Faces of Africa – The Sahara

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The Sahara is one of the largest, hottest and harshest deserts in the world, covering much of North Africa.

On a daily basis weary nomads and their camels roam the horizon of a once bustling 13th Century center of trade, religion and learning how to look for water.

The Sahara, one of the largest, hottest and harshest deserts in the world, covering much of North Africa.

In Sahara, water means life and with temperatures easily soaring to 50 degrees, finding water sources, and often in unexpected places is the only reason humans and animals have survived for centuries.

Terjit Oasis is one of Mauritania’s desert wonders, neatly nestled between the desert dunes and the rocky plateaus of the Adrar Region. For thousands of years, water has been filtered through the steep cliffs, emerging at the sandy base of the palm lined gorge.

Jamal Hejaj is a descendant of the early nomads who made Terjit their home. He recalls the journey his ancestors made and that changed their lives completely.

Didi, a Saharan nomad drinking water from a well he’d just dug. Water is an essential resource in the Sahara.

“My grandfather was on a trip to Mecca walking with a group when they came to this area, having run out of water they decided to split. They were looking for water in all directions and then discovered Terjit. Some moved on but my grandfather decided to stay. He loved the place and started planting palm trees here.”

Jamal’s forefathers planted the first date palms here. Today, the abundant plantation gives the oasis its iconic look, and the water continues to keep the plants alive through Jamal’s simple but effective irrigation system.

The nomadic and nearby sedentary communities in the Adrar region, have come to depend on Terjit Oasis for water.

“Water is something we always share. It’s not something you can sell. So during the drought people could come and take as they please because it equals life,” told Jamal.

Just 300 kilometers south from the oasis is a desert community which isn’t so fortunate. 65-year-old Amna Bachar Ahmed is among the first residents of Oure Cassoni, a refugee camp in the desert.

Buried building by unrelenting and ever encroaching Saharan sands. For centuries, these sands have forced nomads to keep on migrating looking for safer haven.

Her journey into the desolate Sahel is marked with scars, both emotional and physical.

“We have been here since 2004. We left Sudan because of the war. The Janjaweed forced us to leave by killing us. Everybody took their families and fled. We followed them here. Even the small boys, we dressed them like girls to protect them. We ran in the night because we didn’t know where to go so we just came to the border,” Amne recalled.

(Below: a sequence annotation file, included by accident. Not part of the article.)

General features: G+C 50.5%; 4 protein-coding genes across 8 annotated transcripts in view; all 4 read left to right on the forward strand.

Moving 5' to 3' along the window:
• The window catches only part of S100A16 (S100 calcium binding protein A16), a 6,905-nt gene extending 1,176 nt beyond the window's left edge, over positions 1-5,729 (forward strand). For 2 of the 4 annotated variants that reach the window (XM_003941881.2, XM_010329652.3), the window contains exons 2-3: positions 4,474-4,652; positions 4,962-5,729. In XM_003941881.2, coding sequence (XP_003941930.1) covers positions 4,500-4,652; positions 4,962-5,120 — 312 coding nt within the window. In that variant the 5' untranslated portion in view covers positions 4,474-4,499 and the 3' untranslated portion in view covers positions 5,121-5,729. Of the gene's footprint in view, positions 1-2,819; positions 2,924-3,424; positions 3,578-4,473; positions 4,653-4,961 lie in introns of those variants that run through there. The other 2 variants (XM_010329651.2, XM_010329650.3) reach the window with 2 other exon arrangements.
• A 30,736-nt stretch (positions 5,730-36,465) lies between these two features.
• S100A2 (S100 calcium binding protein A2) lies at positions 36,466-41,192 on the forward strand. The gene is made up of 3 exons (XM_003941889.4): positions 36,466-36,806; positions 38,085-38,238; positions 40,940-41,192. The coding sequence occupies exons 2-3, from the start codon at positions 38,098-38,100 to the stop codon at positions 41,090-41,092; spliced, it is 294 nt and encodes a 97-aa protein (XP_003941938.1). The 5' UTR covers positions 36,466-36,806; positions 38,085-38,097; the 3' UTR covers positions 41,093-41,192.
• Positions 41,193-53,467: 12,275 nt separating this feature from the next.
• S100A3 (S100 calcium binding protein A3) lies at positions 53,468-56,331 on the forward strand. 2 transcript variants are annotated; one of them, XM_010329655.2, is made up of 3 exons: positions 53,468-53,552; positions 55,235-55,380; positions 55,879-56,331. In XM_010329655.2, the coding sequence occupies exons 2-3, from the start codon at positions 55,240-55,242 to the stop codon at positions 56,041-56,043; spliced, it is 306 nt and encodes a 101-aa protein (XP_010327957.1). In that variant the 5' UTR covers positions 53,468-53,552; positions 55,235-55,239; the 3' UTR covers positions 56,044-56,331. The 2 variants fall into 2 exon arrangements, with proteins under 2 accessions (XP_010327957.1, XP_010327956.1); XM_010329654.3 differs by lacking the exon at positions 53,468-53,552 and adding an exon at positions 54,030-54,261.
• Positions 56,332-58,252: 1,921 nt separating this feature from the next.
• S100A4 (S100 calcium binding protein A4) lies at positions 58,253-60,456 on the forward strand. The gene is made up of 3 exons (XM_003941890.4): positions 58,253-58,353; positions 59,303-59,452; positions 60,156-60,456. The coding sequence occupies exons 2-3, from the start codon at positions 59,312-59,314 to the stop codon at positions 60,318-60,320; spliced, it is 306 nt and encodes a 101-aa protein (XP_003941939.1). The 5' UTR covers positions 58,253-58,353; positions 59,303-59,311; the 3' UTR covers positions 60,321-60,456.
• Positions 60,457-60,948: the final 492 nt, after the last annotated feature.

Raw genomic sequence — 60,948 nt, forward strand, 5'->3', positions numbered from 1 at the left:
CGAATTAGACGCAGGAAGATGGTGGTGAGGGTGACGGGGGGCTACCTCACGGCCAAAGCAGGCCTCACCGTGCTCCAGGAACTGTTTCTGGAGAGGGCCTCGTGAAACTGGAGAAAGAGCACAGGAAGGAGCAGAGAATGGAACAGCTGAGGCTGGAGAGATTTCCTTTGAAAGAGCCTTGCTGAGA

Despite the frequent sandstorms and the oppressive heat, the camp’s population has swelled to over twenty seven thousand, five hundred people.

Jamal Hejaj a descendant of the early nomads attending to one of the unique water sources in the Sahara, the Terjit oasis.

The risk of insecurity, overlooked in favor of proximity to a sustainable water source.

Here in Chad, survival comes down to ingenuity. Kariaki Lake, an artificial lake is the source of life for Oure Cassoni Refugee Camp.

Rainwater from the region flows past this area in natural valleys. NGOs assisted by refugees staff teams, take part in a daily struggle to provide camp inhabitants with enough water, roughly 15 liters per person per day.

“Our objective is to do our best to treat water and send clean water without bacteria to the whole Community,” told Hissene Anour Jubar – water technician.

Trees are the first line of defense against desertification. Stretching from Dakar to Djibouti, the Great Green Wall Initiative is an ambitious project that aims to halt desertification by planting eleven million hectares of trees across the width of Africa.

“Senegal is a country that is very much exposed to desertification. We are losing 35,000 hectares of land to degradation every year. We are restoring about 30,000 hectares every year but we need to increase the rate of restoration and reduce degradation,” told Papa Gueye.

Colonel Papa Wale Gueye leads the fight against desertification in Northern Senegal.

“The first cause of degradation is the actions of man. It is man who destroys more than he rebuilds. It is man who cuts trees, burns the forest. The second thing of course is climate change. There is less rain, it is very hot and that is also degrading the environment,” he said.

If the world continues to do little to reverse the effects of man-made climate change, the battle with the desert will intensify. The successful start of the Great Green Wall Initiative in Senegal provides a valuable lesson for other vulnerable communities across the continent.

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